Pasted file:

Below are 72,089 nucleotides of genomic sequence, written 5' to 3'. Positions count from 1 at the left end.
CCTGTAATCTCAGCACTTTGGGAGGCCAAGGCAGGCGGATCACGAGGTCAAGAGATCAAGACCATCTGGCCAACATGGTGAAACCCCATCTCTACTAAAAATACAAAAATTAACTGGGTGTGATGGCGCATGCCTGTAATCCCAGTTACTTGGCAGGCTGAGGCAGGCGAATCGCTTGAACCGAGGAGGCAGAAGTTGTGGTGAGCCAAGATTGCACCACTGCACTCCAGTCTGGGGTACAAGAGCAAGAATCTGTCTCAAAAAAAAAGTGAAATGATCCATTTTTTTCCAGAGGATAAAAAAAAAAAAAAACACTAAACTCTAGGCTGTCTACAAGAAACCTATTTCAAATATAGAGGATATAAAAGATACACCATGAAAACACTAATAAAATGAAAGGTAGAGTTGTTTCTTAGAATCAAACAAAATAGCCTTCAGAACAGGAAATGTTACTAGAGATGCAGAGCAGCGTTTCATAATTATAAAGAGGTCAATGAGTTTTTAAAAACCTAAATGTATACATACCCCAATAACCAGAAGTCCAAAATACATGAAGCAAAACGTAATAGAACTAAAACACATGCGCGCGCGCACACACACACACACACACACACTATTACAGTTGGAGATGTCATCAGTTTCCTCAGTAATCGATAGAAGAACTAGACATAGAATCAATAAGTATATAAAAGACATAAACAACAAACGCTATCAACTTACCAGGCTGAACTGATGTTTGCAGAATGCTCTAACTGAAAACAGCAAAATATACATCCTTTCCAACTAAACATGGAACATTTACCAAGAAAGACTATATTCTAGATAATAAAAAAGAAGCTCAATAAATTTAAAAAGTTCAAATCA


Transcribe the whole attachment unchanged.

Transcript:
Below are 72,089 nucleotides of genomic sequence, written 5' to 3'. Positions count from 1 at the left end.
CCTGTAATCTCAGCACTTTGGGAGGCCAAGGCAGGCGGATCACGAGGTCAAGAGATCAAGACCATCTGGCCAACATGGTGAAACCCCATCTCTACTAAAAATACAAAAATTAACTGGGTGTGATGGCGCATGCCTGTAATCCCAGTTACTTGGCAGGCTGAGGCAGGCGAATCGCTTGAACCGAGGAGGCAGAAGTTGTGGTGAGCCAAGATTGCACCACTGCACTCCAGTCTGGGGTACAAGAGCAAGAATCTGTCTCAAAAAAAAAGTGAAATGATCCATTTTTTTCCAGAGGATAAAAAAAAAAAAAAACACTAAACTCTAGGCTGTCTACAAGAAACCTATTTCAAATATAGAGGATATAAAAGATACACCATGAAAACACTAATAAAATGAAAGGTAGAGTTGTTTCTTAGAATCAAACAAAATAGCCTTCAGAACAGGAAATGTTACTAGAGATGCAGAGCAGCGTTTCATAATTATAAAGAGGTCAATGAGTTTTTAAAAACCTAAATGTATACATACCCCAATAACCAGAAGTCCAAAATACATGAAGCAAAACGTAATAGAACTAAAACACATGCGCGCGCGCACACACACACACACACACACACTATTACAGTTGGAGATGTCATCAGTTTCCTCAGTAATCGATAGAAGAACTAGACATAGAATCAATAAGTATATAAAAGACATAAACAACAAACGCTATCAACTTACCAGGCTGAACTGATGTTTGCAGAATGCTCTAACTGAAAACAGCAAAATATACATCCTTTCCAACTAAACATGGAACATTTACCAAGAAAGACTATATTCTAGATAATAAAAAAGAAGCTCAATAAATTTAAAAAGTTCAAATCA